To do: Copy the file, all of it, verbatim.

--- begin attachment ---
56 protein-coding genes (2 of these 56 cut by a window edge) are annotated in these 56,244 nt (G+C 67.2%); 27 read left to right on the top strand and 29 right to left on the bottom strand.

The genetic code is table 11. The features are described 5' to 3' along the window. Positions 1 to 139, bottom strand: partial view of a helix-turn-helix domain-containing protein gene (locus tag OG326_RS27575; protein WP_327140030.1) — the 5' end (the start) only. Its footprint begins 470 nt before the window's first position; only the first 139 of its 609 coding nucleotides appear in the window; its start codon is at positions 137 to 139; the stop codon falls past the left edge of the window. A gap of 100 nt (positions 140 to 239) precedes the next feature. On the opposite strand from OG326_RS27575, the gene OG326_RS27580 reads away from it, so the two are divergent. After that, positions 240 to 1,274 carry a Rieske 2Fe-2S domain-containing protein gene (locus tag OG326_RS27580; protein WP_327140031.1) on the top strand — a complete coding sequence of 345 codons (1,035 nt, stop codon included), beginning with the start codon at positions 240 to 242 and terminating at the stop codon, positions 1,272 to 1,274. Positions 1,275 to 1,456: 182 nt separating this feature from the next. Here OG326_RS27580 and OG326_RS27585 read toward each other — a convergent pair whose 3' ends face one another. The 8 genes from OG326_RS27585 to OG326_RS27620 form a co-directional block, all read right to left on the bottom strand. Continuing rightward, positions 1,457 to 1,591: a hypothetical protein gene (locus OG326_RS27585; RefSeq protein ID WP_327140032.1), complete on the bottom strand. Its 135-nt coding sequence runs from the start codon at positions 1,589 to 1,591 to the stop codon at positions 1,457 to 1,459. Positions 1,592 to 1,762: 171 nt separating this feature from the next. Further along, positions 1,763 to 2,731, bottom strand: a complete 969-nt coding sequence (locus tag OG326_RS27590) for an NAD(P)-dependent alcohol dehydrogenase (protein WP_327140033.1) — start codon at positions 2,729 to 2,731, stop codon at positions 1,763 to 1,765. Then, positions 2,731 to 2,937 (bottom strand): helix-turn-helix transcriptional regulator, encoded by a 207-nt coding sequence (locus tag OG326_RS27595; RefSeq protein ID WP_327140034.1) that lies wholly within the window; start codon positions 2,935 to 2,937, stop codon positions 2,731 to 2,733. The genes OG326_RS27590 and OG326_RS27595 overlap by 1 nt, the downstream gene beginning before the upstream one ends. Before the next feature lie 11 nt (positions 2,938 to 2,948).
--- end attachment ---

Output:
56 protein-coding genes (2 of these 56 cut by a window edge) are annotated in these 56,244 nt (G+C 67.2%); 27 read left to right on the top strand and 29 right to left on the bottom strand.

The genetic code is table 11. The features are described 5' to 3' along the window. Positions 1 to 139, bottom strand: partial view of a helix-turn-helix domain-containing protein gene (locus tag OG326_RS27575; protein WP_327140030.1) — the 5' end (the start) only. Its footprint begins 470 nt before the window's first position; only the first 139 of its 609 coding nucleotides appear in the window; its start codon is at positions 137 to 139; the stop codon falls past the left edge of the window. A gap of 100 nt (positions 140 to 239) precedes the next feature. On the opposite strand from OG326_RS27575, the gene OG326_RS27580 reads away from it, so the two are divergent. After that, positions 240 to 1,274 carry a Rieske 2Fe-2S domain-containing protein gene (locus tag OG326_RS27580; protein WP_327140031.1) on the top strand — a complete coding sequence of 345 codons (1,035 nt, stop codon included), beginning with the start codon at positions 240 to 242 and terminating at the stop codon, positions 1,272 to 1,274. Positions 1,275 to 1,456: 182 nt separating this feature from the next. Here OG326_RS27580 and OG326_RS27585 read toward each other — a convergent pair whose 3' ends face one another. The 8 genes from OG326_RS27585 to OG326_RS27620 form a co-directional block, all read right to left on the bottom strand. Continuing rightward, positions 1,457 to 1,591: a hypothetical protein gene (locus OG326_RS27585; RefSeq protein ID WP_327140032.1), complete on the bottom strand. Its 135-nt coding sequence runs from the start codon at positions 1,589 to 1,591 to the stop codon at positions 1,457 to 1,459. Positions 1,592 to 1,762: 171 nt separating this feature from the next. Further along, positions 1,763 to 2,731, bottom strand: a complete 969-nt coding sequence (locus tag OG326_RS27590) for an NAD(P)-dependent alcohol dehydrogenase (protein WP_327140033.1) — start codon at positions 2,729 to 2,731, stop codon at positions 1,763 to 1,765. Then, positions 2,731 to 2,937 (bottom strand): helix-turn-helix transcriptional regulator, encoded by a 207-nt coding sequence (locus tag OG326_RS27595; RefSeq protein ID WP_327140034.1) that lies wholly within the window; start codon positions 2,935 to 2,937, stop codon positions 2,731 to 2,733. The genes OG326_RS27590 and OG326_RS27595 overlap by 1 nt, the downstream gene beginning before the upstream one ends. Before the next feature lie 11 nt (positions 2,938 to 2,948).